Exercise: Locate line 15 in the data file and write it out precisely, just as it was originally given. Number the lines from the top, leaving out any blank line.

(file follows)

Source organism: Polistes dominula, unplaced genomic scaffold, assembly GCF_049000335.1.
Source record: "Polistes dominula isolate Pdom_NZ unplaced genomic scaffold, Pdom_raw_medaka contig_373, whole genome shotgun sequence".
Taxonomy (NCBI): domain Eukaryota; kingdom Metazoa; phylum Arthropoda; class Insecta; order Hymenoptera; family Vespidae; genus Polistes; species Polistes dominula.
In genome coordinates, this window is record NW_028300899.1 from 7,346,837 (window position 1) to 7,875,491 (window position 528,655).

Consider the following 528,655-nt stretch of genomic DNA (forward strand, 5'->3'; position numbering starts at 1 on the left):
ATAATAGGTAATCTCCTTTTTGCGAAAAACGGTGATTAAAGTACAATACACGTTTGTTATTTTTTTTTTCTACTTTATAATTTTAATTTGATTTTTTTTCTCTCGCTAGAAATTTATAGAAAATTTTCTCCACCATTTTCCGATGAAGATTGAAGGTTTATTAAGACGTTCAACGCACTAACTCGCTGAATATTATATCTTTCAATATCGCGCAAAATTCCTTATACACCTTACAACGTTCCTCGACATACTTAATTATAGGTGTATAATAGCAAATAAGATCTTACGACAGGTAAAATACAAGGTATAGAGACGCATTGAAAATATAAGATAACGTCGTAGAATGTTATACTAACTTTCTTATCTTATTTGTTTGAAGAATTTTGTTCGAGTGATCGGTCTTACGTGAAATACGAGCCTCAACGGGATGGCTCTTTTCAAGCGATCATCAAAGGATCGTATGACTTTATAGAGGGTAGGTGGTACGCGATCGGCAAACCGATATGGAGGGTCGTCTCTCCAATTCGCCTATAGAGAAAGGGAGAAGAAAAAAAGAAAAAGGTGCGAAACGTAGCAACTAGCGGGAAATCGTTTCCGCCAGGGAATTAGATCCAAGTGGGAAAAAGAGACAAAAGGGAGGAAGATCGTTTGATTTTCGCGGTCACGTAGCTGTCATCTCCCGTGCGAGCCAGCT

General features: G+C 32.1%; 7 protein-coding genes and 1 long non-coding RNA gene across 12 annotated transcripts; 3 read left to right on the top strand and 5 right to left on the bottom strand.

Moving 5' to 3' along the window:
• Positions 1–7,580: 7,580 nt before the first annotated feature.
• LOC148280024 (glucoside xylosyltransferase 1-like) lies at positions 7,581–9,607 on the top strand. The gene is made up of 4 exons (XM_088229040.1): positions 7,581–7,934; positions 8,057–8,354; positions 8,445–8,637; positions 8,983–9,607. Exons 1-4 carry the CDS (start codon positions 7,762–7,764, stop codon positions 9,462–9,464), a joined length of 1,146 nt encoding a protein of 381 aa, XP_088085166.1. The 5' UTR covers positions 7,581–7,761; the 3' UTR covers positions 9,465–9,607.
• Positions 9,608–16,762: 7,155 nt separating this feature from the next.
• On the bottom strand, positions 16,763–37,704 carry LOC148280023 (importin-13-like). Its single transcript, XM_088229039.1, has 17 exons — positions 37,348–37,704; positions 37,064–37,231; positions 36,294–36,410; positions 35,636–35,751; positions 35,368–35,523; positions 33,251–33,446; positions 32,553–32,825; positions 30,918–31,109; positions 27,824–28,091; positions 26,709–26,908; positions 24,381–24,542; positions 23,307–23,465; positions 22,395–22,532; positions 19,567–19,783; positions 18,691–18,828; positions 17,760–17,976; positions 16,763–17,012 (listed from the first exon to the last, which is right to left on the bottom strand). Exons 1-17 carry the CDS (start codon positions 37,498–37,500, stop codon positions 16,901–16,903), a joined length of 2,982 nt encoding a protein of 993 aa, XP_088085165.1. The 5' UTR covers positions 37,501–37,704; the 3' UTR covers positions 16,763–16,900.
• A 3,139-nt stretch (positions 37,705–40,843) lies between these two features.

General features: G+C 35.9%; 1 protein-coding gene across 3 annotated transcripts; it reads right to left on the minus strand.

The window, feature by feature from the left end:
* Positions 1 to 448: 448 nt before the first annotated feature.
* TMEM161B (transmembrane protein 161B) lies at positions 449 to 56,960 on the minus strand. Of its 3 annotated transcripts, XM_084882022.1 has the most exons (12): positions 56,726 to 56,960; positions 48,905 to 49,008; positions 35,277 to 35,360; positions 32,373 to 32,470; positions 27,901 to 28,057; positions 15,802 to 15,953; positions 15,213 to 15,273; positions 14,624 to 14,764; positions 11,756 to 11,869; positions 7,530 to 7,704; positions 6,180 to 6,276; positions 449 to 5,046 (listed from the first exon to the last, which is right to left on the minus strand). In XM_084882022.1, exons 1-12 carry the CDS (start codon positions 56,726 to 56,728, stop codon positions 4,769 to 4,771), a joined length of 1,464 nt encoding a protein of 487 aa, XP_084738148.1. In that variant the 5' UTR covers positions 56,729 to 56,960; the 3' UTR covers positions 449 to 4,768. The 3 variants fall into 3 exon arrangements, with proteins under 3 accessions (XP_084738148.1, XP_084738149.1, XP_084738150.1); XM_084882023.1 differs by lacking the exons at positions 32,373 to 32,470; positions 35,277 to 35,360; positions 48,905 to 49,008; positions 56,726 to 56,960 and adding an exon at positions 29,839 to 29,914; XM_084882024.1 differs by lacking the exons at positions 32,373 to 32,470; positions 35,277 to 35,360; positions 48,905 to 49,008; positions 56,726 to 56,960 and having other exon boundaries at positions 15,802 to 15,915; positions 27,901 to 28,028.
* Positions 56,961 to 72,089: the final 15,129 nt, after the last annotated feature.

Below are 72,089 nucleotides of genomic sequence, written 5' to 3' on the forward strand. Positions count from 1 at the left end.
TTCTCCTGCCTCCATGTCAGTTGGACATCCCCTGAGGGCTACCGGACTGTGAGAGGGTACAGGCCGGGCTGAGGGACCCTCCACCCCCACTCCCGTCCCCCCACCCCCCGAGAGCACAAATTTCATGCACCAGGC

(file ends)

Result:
The window, feature by feature from the left end: